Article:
The Immortal Life of Henrietta Lacks is almost three different stories that are highly interconnected until they are woven into one cohesive book.
The first story is almost a memoir of the author Rebecca Skloot. She is very much present in the book as most of the present day stories are narrated as her experiences. The experiences may be about her interactions with the Lacks' family but you will finish the book with a connection to the author as much as to the subject of the book.
The second story is the history of the HeLa cells that were harvested from Henrietta Lacks and were grown to finance an entire medical field. These cells have done more for medical history than perhaps anything else. The story is a record of that history. This record is written in a way that is gripping and understandable to individuals who do not have a medical background. Yet it is engaging and through enough to be of interest to even those who have worked directly with these cells.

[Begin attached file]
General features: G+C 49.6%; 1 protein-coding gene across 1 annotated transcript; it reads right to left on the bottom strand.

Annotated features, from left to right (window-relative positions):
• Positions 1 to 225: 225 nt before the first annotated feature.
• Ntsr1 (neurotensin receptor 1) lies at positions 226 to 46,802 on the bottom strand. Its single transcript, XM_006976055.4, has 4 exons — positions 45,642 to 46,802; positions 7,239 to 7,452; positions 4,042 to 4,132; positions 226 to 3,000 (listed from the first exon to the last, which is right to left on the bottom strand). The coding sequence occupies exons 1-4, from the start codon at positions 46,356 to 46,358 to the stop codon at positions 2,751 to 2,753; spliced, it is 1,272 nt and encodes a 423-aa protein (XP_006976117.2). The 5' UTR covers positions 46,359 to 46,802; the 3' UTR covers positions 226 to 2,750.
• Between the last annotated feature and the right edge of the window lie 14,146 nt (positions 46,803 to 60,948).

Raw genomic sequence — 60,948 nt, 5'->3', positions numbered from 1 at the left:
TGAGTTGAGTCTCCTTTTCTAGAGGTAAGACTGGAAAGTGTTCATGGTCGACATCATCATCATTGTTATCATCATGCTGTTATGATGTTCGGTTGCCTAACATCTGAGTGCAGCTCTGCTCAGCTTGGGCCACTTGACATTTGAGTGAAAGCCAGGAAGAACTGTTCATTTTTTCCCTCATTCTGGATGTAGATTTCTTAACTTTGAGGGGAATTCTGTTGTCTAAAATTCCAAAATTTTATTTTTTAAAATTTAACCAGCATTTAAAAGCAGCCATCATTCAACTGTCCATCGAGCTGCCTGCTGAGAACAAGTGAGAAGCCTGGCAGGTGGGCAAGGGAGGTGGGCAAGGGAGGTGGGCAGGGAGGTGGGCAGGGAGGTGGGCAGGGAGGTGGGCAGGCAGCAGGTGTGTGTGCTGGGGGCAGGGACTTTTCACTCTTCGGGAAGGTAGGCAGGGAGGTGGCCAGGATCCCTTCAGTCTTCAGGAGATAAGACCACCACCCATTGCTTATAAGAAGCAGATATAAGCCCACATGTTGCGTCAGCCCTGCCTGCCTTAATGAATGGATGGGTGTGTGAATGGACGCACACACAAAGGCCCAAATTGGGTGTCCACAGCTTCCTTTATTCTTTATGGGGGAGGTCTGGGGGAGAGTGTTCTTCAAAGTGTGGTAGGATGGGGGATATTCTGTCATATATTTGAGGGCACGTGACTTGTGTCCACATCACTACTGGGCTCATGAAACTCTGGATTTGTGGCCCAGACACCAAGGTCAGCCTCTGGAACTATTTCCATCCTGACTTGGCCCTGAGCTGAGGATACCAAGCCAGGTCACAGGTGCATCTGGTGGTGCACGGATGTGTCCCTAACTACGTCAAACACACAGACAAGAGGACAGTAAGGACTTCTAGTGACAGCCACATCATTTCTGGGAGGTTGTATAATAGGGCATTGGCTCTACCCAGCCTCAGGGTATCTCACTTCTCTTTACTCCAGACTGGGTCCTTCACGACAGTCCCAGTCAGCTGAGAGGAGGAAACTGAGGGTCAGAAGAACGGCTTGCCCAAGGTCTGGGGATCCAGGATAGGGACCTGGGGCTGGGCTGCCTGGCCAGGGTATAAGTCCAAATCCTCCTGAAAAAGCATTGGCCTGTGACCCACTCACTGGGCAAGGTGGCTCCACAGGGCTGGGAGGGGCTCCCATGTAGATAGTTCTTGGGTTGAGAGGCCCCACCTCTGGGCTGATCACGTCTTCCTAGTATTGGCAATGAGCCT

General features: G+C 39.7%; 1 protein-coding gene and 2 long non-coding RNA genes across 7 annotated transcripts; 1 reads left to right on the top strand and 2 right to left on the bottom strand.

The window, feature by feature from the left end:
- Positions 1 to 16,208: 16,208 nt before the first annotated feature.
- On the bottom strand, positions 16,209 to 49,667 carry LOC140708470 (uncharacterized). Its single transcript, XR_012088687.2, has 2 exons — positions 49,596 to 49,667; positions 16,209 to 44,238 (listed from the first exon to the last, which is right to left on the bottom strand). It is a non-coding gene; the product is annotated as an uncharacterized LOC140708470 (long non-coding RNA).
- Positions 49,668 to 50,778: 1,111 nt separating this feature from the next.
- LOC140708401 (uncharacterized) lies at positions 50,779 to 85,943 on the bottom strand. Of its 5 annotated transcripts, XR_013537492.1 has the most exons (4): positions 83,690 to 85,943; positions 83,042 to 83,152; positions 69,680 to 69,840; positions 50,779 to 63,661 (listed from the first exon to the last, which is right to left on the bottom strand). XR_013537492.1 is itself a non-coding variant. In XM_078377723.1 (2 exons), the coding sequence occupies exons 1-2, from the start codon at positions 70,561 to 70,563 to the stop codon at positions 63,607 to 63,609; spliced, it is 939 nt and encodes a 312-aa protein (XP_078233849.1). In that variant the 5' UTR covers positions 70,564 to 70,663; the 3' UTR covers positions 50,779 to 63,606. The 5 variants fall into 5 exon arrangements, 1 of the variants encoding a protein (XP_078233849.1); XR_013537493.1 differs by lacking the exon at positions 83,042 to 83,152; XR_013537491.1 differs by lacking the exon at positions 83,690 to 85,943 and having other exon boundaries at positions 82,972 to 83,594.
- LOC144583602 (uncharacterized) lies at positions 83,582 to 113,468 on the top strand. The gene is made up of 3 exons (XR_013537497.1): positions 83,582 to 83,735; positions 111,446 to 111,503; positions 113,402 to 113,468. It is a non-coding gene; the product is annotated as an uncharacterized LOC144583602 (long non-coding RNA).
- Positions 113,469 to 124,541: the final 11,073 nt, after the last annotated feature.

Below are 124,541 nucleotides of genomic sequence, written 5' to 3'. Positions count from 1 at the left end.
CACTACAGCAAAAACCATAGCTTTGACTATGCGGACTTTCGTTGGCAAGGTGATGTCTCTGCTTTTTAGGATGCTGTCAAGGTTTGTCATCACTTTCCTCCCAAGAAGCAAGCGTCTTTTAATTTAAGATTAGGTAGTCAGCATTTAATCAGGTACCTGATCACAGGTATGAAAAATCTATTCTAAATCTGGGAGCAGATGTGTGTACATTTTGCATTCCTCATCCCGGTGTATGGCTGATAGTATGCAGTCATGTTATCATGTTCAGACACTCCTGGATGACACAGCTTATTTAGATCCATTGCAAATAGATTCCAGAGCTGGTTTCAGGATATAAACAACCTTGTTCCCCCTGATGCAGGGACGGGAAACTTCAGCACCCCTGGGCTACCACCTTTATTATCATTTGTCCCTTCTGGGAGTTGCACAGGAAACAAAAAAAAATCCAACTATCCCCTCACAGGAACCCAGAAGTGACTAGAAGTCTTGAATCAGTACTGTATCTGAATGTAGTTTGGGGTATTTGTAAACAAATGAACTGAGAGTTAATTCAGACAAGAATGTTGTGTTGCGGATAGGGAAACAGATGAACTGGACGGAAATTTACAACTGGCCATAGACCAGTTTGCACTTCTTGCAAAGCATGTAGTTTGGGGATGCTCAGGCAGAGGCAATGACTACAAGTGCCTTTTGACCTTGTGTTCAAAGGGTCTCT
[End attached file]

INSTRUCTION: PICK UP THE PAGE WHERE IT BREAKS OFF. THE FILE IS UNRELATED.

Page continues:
The third story is a story of Henrietta Lacks and her family. This is a story of a rural African American female whose parents were slaves. It is the story of her daughter Deborah who lacked formal education yet educated herself of anything to do with her mother's cells. When she didn't understand something she would work until she at least had a concept of the idea. The story is about how her family was wronged by the medical community that made millions off her mother's cells yet left her family in poverty. It is the story of how she strived for better for the future Lacks children.
The first two stories were highly fascinating. It is the third story that left the biggest impression as I read this book. I have read about the civil rights movement and accounts of desegregation. No other book put the chronology as clearly in my mind. Rebecca Skloot, who was alive during the early 2000s was the granddaughter of slaves. Within her life she was denied basic human rights. Reading about this family put it into perspective for me better than memorizing dates from any history class had. I wish this book was required reading for everyone.
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